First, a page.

Before we can dive into what scientists and doctors have to say about these dreams, let’s dissect what they actually are. People who are near the end have reported experiencing remarkably vivid, yet insightful visions and dreams that bring the person great personal comfort to them in point of time, that for all accounts and purposes, should be terrifying. However, these dreams/visions aren’t considered near death experiences due to the fact that they don’t “come back to life.” Instead, they’ve completed the natural cycle of life and pass into what scientists and physicians call the clinical, or biological state of death, where the nervous and respiratory systems begin to shut down. Additionally, hospice patients that have been observed for studies into end of life dreaming have reported several different styles of dreams, in intensity and how they were experienced. However, many have very similar themes and usually involve: The comforting presence of a previously deceased loved one, or preparing to leave on a journey with a living or dead relative, engaging with or simply watching deceased relatives and friends. Realizing that they hadn’t simply disappeared, and seemed happy and content.

What Do The Scientists Say?

Research done by different organizations such as The American Journal of Hospice and Palliative Care as well as Hospice Buffalo and Daemen College have come across some very interesting findings. According to the study, patients in the study found these dreams gave them great personal comfort and peace, helping them dissuade their fear of dying and help them with accepting that the end is near. The study also suggested that these dreams should not be dismissed but recognize them as a positive part of the dying process. The study by Hospice Buffalo and Daemen College, was one of the first to ask for descriptions and document the timing of the dreams. The patients reported that the dreams were immensely more vivid and memorable than normal dreaming during REM sleep, and were sometimes so intense that they continued into waking and would be active in more than just visions. One patient described a dream that he was a boy again and could smell his mother’s perfume, and hear her voice. Additionally, the patient described a dream about his father giving him valuable life lessons and feeling his approval of the patient.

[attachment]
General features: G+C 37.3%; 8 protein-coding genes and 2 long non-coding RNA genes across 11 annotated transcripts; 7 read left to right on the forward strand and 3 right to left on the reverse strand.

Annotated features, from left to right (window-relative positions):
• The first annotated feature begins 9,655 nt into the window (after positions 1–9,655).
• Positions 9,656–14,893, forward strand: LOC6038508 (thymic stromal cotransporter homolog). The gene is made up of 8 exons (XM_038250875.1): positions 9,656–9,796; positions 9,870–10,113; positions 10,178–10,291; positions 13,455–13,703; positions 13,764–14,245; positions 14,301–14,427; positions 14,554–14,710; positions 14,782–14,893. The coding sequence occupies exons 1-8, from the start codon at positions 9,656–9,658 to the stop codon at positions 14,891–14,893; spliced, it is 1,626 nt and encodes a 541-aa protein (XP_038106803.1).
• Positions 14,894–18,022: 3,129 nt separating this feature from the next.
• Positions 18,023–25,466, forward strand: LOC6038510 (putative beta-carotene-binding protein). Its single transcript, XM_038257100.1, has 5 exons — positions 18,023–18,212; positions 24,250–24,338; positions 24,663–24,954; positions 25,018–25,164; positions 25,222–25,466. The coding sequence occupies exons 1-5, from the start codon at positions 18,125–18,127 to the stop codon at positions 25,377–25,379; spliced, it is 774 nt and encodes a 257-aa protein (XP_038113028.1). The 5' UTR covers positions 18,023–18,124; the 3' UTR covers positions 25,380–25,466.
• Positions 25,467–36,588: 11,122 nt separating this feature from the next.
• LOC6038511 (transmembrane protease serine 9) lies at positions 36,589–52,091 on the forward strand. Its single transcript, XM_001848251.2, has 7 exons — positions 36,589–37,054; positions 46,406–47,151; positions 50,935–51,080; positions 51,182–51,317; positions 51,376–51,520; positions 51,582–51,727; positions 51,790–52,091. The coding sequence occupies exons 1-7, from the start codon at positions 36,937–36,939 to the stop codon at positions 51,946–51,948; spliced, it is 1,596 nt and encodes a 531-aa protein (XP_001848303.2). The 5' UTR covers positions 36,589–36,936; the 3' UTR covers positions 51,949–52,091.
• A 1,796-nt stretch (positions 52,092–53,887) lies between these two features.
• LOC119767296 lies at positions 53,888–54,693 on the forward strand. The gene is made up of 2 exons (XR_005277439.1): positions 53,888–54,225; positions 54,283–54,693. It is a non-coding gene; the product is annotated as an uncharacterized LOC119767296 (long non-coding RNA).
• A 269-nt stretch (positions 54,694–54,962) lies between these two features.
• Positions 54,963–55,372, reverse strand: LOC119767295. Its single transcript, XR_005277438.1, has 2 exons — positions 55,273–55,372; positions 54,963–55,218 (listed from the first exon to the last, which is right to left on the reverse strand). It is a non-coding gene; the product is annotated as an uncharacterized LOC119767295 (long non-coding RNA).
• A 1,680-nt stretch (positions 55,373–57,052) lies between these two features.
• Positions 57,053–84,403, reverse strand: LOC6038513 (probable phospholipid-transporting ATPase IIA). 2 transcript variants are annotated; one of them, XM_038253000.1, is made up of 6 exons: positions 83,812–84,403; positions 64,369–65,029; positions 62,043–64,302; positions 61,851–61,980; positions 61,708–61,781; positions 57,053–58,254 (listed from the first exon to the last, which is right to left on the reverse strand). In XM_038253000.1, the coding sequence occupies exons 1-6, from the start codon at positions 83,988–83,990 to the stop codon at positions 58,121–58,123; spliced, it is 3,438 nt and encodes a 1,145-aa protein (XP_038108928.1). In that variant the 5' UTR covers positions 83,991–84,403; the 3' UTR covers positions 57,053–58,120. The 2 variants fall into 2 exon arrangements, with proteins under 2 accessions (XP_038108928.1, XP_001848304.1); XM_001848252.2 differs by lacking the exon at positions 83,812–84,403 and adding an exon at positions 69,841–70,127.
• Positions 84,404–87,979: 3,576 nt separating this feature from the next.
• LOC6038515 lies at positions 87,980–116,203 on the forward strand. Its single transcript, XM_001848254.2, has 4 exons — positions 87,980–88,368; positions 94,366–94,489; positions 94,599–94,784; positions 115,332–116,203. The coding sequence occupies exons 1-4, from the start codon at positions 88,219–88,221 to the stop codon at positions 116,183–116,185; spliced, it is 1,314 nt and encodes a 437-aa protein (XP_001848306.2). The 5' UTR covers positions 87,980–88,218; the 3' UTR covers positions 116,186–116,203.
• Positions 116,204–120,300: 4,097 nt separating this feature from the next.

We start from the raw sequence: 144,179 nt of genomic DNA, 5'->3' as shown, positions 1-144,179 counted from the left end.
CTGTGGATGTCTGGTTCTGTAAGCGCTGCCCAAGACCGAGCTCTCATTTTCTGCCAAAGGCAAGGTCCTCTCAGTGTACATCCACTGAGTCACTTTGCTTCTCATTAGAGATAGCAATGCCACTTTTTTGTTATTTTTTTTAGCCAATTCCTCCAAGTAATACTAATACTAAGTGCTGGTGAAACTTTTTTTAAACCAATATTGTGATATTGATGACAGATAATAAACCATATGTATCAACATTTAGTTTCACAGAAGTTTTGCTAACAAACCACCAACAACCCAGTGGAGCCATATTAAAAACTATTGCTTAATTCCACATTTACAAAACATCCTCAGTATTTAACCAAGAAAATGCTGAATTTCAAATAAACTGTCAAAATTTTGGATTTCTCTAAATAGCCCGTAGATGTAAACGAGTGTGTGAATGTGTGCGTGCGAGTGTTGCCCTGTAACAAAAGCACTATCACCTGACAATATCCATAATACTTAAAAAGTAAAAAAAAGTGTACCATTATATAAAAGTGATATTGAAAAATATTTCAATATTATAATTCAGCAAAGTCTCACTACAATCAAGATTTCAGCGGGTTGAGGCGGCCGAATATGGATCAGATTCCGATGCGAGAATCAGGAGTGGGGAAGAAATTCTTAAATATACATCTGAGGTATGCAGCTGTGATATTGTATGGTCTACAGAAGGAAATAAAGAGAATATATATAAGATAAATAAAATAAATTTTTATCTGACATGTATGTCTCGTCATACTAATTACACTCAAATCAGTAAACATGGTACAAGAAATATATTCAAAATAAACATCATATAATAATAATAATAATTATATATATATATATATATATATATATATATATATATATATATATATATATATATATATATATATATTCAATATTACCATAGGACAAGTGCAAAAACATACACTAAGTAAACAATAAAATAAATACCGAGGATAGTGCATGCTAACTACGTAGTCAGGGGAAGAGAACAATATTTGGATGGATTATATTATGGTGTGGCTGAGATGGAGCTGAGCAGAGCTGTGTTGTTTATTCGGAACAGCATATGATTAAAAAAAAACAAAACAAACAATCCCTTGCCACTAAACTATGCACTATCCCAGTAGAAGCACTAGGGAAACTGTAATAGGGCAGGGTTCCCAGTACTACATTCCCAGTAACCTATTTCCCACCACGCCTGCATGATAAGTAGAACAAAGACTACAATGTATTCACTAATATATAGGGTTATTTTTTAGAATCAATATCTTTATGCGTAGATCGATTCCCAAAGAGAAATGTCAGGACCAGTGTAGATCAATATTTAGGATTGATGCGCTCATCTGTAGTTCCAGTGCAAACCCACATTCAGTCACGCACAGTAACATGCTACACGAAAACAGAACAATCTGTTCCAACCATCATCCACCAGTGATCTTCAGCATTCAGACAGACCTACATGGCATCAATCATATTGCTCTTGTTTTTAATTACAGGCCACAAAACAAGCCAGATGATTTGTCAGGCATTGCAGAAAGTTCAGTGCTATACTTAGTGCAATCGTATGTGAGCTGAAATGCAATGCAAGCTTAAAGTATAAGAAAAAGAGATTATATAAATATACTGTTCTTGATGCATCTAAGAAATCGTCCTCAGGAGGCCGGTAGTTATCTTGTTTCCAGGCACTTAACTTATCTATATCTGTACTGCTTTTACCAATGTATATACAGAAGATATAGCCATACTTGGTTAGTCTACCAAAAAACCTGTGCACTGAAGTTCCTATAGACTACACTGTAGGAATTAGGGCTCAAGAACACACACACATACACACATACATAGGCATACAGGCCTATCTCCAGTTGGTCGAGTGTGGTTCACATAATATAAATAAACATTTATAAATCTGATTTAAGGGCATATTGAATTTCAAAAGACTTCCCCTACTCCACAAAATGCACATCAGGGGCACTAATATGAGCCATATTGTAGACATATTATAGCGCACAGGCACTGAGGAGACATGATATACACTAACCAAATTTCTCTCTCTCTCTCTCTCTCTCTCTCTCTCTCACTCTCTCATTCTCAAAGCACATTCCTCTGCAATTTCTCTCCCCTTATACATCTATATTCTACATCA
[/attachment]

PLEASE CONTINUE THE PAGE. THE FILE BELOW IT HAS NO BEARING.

Overall, patients who experience these end of life dreams lose their fear of death and gain insights into their own mortality, and help accept that they are passing. The experience of dying is transformed from a scary and puzzling event, into one wrapped in comfort and complete acceptance.

Ashes to Ashes: The Origins of Cremation and Cremation Urns

For as long as cremation has existed, it has been a hot button issue among people and beliefs. While some cultures and religions support cremation, some find it macabre, and even more find it downright disgusting and say it is an improper way to dispose of a body. Whether you support cremation or not, it stands as one of the longest running processes, and memorial traditions, in the history of our species.

Cremation From The Beginning

Cremation has been around for a very, very long time. Scholars today generally agree that cremation began during the early Stone Age ~3000 B.C. in Europe and The Near East. Near the end of the Stone Age, cremation practices began to spread to northern Europe, as can be seen from historical finds of decorative pottery in the Slavic regions of Russia. With the onset of the Bronze Age, cremation began to move into the British Isles and Ireland and into what is now known as Spain and Portugal. Cemeteries for cremation develop in Hungary and northern Italy and also spread to northern Europe.

Cremation In The Classical Eras

By the time of the Greeks, cremation had become an integral and elaborate part of the Grecian burial customs. It even became the dominant method of disposition by the time of Homer in 800 B.C. and was actually encouraged for health reasons and was an expedient burial method for soldiers slain in war. Cremation was seen by many classic cultures as a very hygienic disposal of human remains, especially after plagues ravaged many of the early cities.